Image of Gallery in South Kensington
On display at V&A South Kensington
Ceramics, Room 138, The Harry and Carol Djanogly Gallery

Copy of The Portland Vase

Vase
ca. 1840-1845 (made)
Artist/Maker
Place Of Origin

The Portland Vase, a Roman cameo-cut glass vase of about 40-30 BC, was one of the most celebrated antiquities in late eighteenth century Europe. Previously in the possession of the Barberini family of Rome (and hence also known as the Barberini Vase), it was bought in 1784 by the Duchess of Portland from the British Ambassador to Naples, the antiquarian and collector Sir William Hamilton, and is now in the British Museum. Following the Duchesses’ death in 1786 Wedgwood borrowed the vase in order to begin making copies in Jasper, the fine unglazed stoneware he had developed as a result of thousands of experiments during the 1770s. Jasper is white, but can be stained a range of colours as a background for applied moulded reliefs. Wedgwood spent four years matching the subtlety of the glass original. In 1789 he showed his first perfected copy to the painter Sir Joshua Reynolds, who authenticated it as a ‘correct and faithful imitation.’ The following year he exhibited the vase in his London showrooms to members of the nobility and gentry who had applied for admission tickets in advance. Wedgwood's ‘first edition’ copies are the 45 or so made during the potter’s lifetime. This piece is a mid-19th century reissue of the design, and was bought from the Wedgwood factory in 1845.


object details
Categories
Object Type
Materials and Techniques
Black Jasper, with applied reliefs in white
Brief Description
Copy of the Portland Vase, Black Jasper with white reliefs, Wedgwood's factory, Staffordshire, ca. 1840-1845
Physical Description
Black Basalt, with applied reliefs on the side and base in white Jasper. Amphora-shaped, with applied rethe imbricated handles springing form bearded masks. The figures have been interpreted as, on one side, Peleus led to Thetis by Cupid in the presence of Poseidon, on the other, Peleus and Aphrodite watching the sleeping Thetis. On the bottom is a bust with a Phrygian cap, probably Paris.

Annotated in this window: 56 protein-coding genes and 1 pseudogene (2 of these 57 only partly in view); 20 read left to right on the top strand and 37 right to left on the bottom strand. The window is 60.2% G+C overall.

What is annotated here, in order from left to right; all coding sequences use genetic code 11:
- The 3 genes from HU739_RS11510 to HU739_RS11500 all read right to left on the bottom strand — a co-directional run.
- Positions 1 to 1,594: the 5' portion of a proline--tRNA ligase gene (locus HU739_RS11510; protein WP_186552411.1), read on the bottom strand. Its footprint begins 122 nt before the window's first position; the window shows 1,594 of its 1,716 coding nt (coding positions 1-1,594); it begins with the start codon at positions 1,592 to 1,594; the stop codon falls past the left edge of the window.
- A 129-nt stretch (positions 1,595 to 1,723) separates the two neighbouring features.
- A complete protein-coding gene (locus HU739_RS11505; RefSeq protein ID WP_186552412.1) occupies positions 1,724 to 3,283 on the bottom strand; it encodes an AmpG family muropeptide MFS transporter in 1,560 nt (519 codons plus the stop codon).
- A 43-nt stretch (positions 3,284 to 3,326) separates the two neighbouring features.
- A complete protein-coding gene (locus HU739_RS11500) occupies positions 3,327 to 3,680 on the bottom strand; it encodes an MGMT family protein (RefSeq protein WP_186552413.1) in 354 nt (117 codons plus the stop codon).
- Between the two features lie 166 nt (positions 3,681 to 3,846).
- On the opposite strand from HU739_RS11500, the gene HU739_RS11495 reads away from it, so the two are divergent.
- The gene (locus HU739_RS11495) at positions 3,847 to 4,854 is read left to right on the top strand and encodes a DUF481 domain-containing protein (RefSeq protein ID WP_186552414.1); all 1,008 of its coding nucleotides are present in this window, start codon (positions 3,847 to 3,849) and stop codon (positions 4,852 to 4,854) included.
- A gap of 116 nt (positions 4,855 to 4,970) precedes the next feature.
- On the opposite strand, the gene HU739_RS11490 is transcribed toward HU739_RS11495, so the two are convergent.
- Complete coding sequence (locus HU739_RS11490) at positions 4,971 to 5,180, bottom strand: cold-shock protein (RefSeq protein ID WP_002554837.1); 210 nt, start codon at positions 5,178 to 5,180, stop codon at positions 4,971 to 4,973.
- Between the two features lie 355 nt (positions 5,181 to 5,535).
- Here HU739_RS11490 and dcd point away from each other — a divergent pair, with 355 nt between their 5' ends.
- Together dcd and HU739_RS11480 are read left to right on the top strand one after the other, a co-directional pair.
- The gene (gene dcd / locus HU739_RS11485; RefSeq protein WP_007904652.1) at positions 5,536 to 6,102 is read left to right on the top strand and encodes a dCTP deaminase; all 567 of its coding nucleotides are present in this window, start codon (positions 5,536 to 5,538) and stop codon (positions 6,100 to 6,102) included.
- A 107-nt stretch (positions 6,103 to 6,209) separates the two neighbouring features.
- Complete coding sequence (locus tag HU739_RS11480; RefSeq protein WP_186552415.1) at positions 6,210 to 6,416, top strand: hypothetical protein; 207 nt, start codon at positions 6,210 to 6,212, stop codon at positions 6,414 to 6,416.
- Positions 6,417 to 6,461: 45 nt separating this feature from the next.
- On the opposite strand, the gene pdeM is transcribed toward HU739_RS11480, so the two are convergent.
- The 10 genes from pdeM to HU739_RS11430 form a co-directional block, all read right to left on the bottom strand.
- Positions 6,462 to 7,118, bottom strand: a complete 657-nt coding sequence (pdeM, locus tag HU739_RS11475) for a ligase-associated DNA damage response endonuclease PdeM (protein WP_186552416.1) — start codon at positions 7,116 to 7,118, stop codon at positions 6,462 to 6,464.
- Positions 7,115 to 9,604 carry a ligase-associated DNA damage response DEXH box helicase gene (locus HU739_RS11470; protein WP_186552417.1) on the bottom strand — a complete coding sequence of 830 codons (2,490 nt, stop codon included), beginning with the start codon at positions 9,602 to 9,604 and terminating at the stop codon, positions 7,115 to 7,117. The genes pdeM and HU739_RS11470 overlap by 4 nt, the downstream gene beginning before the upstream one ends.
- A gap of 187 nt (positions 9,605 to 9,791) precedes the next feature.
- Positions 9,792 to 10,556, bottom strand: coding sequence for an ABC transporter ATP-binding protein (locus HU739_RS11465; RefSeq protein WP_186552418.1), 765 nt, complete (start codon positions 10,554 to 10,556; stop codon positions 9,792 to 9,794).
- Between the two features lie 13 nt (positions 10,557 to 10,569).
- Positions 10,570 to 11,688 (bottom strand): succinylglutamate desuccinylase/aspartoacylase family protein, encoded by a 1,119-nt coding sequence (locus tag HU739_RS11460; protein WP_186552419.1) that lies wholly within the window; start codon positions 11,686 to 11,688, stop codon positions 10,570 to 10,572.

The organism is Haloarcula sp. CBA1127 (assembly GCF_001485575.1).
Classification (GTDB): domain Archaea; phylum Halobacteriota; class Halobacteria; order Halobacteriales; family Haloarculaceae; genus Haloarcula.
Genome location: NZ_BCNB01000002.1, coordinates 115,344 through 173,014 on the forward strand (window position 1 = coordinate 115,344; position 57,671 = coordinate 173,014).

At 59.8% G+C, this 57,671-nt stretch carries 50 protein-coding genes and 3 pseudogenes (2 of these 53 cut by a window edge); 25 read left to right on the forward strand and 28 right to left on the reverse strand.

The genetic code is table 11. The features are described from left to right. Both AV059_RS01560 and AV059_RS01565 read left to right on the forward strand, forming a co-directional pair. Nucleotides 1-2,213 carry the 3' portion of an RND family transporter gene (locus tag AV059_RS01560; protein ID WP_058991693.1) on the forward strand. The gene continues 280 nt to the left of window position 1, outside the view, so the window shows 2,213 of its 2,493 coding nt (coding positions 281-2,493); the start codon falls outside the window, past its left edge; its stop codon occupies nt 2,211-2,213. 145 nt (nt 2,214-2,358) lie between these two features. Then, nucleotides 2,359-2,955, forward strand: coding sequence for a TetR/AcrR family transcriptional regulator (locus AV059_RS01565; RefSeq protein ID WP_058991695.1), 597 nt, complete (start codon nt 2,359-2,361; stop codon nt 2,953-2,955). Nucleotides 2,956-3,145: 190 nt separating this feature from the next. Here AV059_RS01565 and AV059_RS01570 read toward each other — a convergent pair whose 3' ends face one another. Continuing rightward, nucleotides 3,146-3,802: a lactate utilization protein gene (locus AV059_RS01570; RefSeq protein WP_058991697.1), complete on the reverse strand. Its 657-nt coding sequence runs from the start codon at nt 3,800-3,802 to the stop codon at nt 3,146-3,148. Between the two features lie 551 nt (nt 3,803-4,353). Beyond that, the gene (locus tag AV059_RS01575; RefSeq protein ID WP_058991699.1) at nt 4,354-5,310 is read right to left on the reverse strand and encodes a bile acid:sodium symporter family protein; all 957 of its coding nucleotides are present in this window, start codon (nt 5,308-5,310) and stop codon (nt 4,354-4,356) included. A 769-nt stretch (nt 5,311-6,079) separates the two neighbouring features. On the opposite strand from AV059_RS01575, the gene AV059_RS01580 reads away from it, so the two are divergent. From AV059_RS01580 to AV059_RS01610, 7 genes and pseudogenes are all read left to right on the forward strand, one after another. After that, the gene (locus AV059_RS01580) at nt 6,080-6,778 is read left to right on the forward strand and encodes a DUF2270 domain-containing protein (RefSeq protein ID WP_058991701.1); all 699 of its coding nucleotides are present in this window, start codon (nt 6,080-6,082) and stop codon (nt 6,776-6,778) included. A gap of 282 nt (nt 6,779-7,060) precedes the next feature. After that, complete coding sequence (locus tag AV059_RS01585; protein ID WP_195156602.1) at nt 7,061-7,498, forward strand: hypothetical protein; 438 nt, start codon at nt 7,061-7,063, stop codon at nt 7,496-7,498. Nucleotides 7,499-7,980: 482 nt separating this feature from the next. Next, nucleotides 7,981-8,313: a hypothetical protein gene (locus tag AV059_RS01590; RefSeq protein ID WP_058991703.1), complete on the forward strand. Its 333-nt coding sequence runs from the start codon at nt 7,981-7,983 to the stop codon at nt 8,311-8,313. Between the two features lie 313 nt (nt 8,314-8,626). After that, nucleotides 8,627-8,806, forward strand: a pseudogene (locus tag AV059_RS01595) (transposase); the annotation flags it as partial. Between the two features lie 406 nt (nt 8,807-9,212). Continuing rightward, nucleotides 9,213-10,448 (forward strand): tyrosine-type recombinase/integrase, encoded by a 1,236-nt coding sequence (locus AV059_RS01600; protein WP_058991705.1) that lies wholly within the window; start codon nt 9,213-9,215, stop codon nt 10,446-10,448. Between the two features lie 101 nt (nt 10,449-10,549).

Dimensions
  • Conversion from 10 inches imperial height: 25.5cm
  • Conversion from 7.5 inches imperial diameter: 19cm
Style
Object history
A mid-19th-century of the Portland Vase, a Roman cameo-cut glass vase of about 40-30 BC.
Production
Described as 'Modern' when purchased from Messrs Wedgwood in 1845
Summary
The Portland Vase, a Roman cameo-cut glass vase of about 40-30 BC, was one of the most celebrated antiquities in late eighteenth century Europe. Previously in the possession of the Barberini family of Rome (and hence also known as the Barberini Vase), it was bought in 1784 by the Duchess of Portland from the British Ambassador to Naples, the antiquarian and collector Sir William Hamilton, and is now in the British Museum. Following the Duchesses’ death in 1786 Wedgwood borrowed the vase in order to begin making copies in Jasper, the fine unglazed stoneware he had developed as a result of thousands of experiments during the 1770s. Jasper is white, but can be stained a range of colours as a background for applied moulded reliefs. Wedgwood spent four years matching the subtlety of the glass original. In 1789 he showed his first perfected copy to the painter Sir Joshua Reynolds, who authenticated it as a ‘correct and faithful imitation.’ The following year he exhibited the vase in his London showrooms to members of the nobility and gentry who had applied for admission tickets in advance. Wedgwood's ‘first edition’ copies are the 45 or so made during the potter’s lifetime. This piece is a mid-19th century reissue of the design, and was bought from the Wedgwood factory in 1845.
Collection
Accession Number
3320-1845

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record createdJune 24, 2009
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